On October 20th, 2021, the world lost a fantastic children’s author & illustrator. Jerry Pinkney was born in Philadelphia in 1939, the middle child out of five. Dyslexia plagued him in school, so he found drawing to be a comforting escape from the confusion of reading. As a teen, he continued to hone his artistic skills while working other jobs and eventually caught the eye of cartoonist John Liney who mentored Pinkney. After art school and marriage, Pinkney got a job making art for greeting cards. In 1960, the young artist illustrated his first children’s book, retelling the African Anansi stories. In 1980, he won his first award for children’s book illustration, and by 2010 Pinkney won his first and only Caldecott Medal for The Lion and The Mouse.
Pinkney’s art style doesn’t immediately look like the simpler illustration you see in most children’s books. As he experimented and developed his style, the artist settled on bold watercolors as his medium but included such intricate detail, something we don’t often associate with the more ethereal painting style. The majority of Pinkney’s subjects in his contemporary work were animals. He would often pose them like humans and include accurate clothing for the type of story he was illustrating. Much of his career in the 2000s and 2010s was retelling classic fairy tales and Aesop’s fables. The result are pages that could easily be enlarged as prints, framed, and placed in art galleries. Pinkney didn’t just illustrate children’s books; he made them into extraordinary art pieces.
The Lion and the Mouse (Little, Brown Books for Young Readers)
For ages: 4-8
I would be remiss in not talking about Pinkney’s most acclaimed book, winner of the 2010 Caldecott Medal, The Lion and The Mouse. Pinkney chose to be the “writer” of the text but made it wordless. That doesn’t mean he isn’t storytelling, as it is evident in the narrative being woven from page to page. While wordless texts may not satisfy the numerous English Language Arts standards on the surface, I believe they provide opportunities for writing and literacy through illustration. A book like this is the kind that helps children fall in love with the form. There is no pressure to decode complicated multisyllabic words or read with correct fluency. This is a book about the joys of Story, how we can learn from a book just through images and our imaginations. Pinkney plays with perspective so skillfully, placing the reader in both the point of view of the mighty lion and the minuscule mouse’s viewpoint, letting readers see how their views of the world change because of their sizes.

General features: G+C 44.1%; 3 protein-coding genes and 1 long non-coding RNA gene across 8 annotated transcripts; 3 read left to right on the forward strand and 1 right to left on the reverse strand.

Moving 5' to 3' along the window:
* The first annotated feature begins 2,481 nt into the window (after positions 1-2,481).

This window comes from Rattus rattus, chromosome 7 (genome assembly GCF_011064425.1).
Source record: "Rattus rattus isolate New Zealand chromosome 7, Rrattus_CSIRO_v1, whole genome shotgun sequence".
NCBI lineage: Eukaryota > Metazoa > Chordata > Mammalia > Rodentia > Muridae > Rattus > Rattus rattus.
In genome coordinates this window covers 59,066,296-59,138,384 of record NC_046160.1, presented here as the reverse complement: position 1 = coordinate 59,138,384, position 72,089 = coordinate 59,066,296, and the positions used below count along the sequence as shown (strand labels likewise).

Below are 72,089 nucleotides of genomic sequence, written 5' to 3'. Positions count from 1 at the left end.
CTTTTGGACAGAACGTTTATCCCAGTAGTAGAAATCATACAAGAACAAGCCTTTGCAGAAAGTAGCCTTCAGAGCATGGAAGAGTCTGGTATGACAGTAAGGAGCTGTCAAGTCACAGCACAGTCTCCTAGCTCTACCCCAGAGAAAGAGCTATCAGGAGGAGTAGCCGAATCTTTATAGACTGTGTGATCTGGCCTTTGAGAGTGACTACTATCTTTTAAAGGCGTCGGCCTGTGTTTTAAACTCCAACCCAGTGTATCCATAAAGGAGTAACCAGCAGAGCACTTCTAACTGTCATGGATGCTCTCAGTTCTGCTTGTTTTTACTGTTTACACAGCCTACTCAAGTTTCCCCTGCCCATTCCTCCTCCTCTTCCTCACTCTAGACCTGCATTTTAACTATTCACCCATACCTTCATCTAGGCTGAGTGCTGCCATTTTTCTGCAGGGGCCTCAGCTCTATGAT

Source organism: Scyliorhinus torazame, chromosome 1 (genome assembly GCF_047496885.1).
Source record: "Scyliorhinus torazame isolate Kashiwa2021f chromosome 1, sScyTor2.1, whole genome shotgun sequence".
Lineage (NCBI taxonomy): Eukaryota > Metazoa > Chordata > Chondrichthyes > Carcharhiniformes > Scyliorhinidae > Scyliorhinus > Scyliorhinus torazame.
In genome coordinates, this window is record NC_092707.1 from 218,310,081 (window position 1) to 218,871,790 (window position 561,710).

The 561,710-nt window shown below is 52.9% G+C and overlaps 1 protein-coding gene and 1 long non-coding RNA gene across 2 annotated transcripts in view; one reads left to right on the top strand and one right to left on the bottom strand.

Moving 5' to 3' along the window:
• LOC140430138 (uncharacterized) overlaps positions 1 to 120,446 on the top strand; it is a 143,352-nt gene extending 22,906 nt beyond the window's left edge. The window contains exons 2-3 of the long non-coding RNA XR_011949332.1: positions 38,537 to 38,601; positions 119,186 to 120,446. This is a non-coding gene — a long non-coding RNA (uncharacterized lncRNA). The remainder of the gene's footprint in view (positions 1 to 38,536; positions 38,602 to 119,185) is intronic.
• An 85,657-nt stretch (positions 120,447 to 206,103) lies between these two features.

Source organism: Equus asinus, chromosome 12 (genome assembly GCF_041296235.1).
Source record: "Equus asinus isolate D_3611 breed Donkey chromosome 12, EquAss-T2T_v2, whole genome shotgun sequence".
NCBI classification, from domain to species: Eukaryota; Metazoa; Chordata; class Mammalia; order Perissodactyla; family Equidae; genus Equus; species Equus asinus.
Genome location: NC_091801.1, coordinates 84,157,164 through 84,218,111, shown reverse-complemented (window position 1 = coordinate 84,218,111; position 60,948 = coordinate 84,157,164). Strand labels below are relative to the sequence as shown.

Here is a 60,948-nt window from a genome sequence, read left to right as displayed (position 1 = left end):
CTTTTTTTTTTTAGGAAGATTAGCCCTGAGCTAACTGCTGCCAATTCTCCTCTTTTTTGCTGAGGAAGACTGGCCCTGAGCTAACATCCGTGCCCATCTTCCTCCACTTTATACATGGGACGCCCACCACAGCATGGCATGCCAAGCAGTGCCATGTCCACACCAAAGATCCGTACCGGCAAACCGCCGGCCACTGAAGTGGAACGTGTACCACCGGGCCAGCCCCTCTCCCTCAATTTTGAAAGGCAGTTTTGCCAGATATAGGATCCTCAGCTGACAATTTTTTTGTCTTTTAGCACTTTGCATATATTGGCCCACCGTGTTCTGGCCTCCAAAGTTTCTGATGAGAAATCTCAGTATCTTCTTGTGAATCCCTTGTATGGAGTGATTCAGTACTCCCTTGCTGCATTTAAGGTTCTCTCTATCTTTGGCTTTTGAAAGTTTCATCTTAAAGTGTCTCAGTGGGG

The Three Billy Goats Gruff (Little, Brown Books for Young Readers)
For ages: 5-9
I’ve always felt this fairy tale was one of the more underrated and is a classic in the right hands. Pinkney not only delivers on the art but also the writing, presenting a new conclusion to the story. Each goat is made to look distinctly different from the next, with the littlest goat wearing stubby horns and squeezing through the bridge gate. On the other hand, the largest goat sports longer horns and crashes through the gate, showcasing the diversity in power these animals have. The troll is shown in classic presentation with their descriptions in the original Norwegian myths. And it’s the troll where the story goes in a direction you might not expect, delivering an ending with more empathy than we usually see in retellings.
The Little Red Hen (Dial Books)
For ages: 5-9
The Little Red Hen is another folktale we don’t see much love for though it has been retold many times. Pinkney’s text doesn’t diverge too far from the structure we know, but he changes things up in the details and the cast. We get four farm animals unwilling to help the hard-working Hen: a dog, pig, rat, and goat, each distinctly illustrated in paintings and words. This is also one of the only books where Pinkney paints himself into the story. You can catch him as the kindly miller who helps Hen grind the wheat into flour and even provides her with a complimentary jar of berry jam. The text here is quite lengthy, especially compared to something like The Lion and The Mouse. That text provides very colorful commentary on the events of a story that students may already be familiar with. This book could serve as a great model for Voice in writing to help students struggling with that skill.